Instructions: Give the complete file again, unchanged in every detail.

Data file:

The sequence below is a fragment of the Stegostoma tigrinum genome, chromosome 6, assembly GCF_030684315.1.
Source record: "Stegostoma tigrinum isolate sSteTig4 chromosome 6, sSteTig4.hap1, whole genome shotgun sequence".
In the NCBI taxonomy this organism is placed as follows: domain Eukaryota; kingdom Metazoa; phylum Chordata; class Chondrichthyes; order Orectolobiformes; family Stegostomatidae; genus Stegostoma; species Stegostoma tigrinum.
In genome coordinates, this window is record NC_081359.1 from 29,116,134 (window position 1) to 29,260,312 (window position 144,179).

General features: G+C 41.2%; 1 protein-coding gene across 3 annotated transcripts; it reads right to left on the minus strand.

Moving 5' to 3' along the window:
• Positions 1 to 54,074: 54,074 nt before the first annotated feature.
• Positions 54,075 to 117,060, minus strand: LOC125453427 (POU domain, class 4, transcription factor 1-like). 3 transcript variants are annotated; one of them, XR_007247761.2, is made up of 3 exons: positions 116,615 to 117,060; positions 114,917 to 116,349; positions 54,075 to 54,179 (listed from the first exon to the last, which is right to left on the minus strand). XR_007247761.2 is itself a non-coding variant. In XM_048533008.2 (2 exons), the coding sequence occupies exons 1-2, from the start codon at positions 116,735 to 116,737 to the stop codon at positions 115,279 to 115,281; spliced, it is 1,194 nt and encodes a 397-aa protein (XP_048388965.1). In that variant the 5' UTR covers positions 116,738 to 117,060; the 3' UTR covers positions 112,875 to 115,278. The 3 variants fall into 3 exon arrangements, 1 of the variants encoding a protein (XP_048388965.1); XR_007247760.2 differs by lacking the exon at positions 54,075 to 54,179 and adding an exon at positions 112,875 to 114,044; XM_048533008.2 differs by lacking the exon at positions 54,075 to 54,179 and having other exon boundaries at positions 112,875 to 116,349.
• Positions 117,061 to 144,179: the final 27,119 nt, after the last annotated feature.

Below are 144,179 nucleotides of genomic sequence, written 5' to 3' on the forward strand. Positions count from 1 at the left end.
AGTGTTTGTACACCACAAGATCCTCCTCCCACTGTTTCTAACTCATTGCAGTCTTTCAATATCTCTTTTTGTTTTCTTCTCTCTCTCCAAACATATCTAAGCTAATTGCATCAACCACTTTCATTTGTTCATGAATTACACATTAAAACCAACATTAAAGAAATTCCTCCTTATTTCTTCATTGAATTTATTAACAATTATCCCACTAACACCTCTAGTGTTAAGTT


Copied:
The sequence below is a fragment of the Stegostoma tigrinum genome, chromosome 6, assembly GCF_030684315.1.
Source record: "Stegostoma tigrinum isolate sSteTig4 chromosome 6, sSteTig4.hap1, whole genome shotgun sequence".
In the NCBI taxonomy this organism is placed as follows: domain Eukaryota; kingdom Metazoa; phylum Chordata; class Chondrichthyes; order Orectolobiformes; family Stegostomatidae; genus Stegostoma; species Stegostoma tigrinum.
In genome coordinates, this window is record NC_081359.1 from 29,116,134 (window position 1) to 29,260,312 (window position 144,179).

General features: G+C 41.2%; 1 protein-coding gene across 3 annotated transcripts; it reads right to left on the minus strand.

Moving 5' to 3' along the window:
• Positions 1 to 54,074: 54,074 nt before the first annotated feature.
• Positions 54,075 to 117,060, minus strand: LOC125453427 (POU domain, class 4, transcription factor 1-like). 3 transcript variants are annotated; one of them, XR_007247761.2, is made up of 3 exons: positions 116,615 to 117,060; positions 114,917 to 116,349; positions 54,075 to 54,179 (listed from the first exon to the last, which is right to left on the minus strand). XR_007247761.2 is itself a non-coding variant. In XM_048533008.2 (2 exons), the coding sequence occupies exons 1-2, from the start codon at positions 116,735 to 116,737 to the stop codon at positions 115,279 to 115,281; spliced, it is 1,194 nt and encodes a 397-aa protein (XP_048388965.1). In that variant the 5' UTR covers positions 116,738 to 117,060; the 3' UTR covers positions 112,875 to 115,278. The 3 variants fall into 3 exon arrangements, 1 of the variants encoding a protein (XP_048388965.1); XR_007247760.2 differs by lacking the exon at positions 54,075 to 54,179 and adding an exon at positions 112,875 to 114,044; XM_048533008.2 differs by lacking the exon at positions 54,075 to 54,179 and having other exon boundaries at positions 112,875 to 116,349.
• Positions 117,061 to 144,179: the final 27,119 nt, after the last annotated feature.

Below are 144,179 nucleotides of genomic sequence, written 5' to 3' on the forward strand. Positions count from 1 at the left end.
AGTGTTTGTACACCACAAGATCCTCCTCCCACTGTTTCTAACTCATTGCAGTCTTTCAATATCTCTTTTTGTTTTCTTCTCTCTCTCCAAACATATCTAAGCTAATTGCATCAACCACTTTCATTTGTTCATGAATTACACATTAAAACCAACATTAAAGAAATTCCTCCTTATTTCTTCATTGAATTTATTAACAATTATCCCACTAACACCTCTAGTGTTAAGTT